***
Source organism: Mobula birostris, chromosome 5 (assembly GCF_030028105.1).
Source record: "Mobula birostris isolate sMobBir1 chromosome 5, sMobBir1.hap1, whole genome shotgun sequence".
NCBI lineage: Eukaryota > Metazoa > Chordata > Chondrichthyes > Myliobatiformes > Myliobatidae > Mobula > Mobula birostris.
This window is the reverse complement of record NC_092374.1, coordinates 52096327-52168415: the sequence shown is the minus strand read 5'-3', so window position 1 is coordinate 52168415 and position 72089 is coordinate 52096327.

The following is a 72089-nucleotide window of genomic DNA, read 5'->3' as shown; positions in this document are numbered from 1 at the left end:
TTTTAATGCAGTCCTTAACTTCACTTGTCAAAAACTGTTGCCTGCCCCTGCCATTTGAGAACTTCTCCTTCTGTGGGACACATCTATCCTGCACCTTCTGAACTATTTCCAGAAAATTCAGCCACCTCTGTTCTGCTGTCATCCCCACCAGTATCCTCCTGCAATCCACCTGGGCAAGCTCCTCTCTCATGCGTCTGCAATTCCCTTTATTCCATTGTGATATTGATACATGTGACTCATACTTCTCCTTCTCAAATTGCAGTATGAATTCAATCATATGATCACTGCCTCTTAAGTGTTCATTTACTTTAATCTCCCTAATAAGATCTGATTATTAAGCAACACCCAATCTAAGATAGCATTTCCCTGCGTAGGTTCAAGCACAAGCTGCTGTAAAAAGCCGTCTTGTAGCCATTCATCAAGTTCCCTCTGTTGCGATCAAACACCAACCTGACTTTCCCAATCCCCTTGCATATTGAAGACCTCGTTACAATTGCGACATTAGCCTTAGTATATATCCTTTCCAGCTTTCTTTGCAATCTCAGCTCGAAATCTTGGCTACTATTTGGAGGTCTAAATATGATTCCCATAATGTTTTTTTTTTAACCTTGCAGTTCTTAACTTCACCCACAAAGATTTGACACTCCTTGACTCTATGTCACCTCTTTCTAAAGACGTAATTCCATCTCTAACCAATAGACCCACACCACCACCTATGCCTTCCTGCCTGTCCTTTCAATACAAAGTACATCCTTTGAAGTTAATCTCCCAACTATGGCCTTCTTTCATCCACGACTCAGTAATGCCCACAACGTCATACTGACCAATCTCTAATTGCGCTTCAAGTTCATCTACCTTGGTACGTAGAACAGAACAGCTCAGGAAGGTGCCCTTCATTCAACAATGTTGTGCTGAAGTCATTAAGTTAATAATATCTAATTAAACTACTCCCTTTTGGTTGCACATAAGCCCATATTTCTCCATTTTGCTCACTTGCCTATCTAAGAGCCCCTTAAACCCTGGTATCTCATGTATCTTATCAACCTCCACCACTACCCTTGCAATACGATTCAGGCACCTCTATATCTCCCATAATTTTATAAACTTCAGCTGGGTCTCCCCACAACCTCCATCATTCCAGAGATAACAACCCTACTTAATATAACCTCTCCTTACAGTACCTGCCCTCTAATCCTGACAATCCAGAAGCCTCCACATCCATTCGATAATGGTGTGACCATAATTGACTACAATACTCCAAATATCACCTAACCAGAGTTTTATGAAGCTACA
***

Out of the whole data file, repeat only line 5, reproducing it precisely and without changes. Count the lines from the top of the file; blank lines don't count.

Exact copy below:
The following is a 72089-nucleotide window of genomic DNA, read 5'->3' as shown; positions in this document are numbered from 1 at the left end: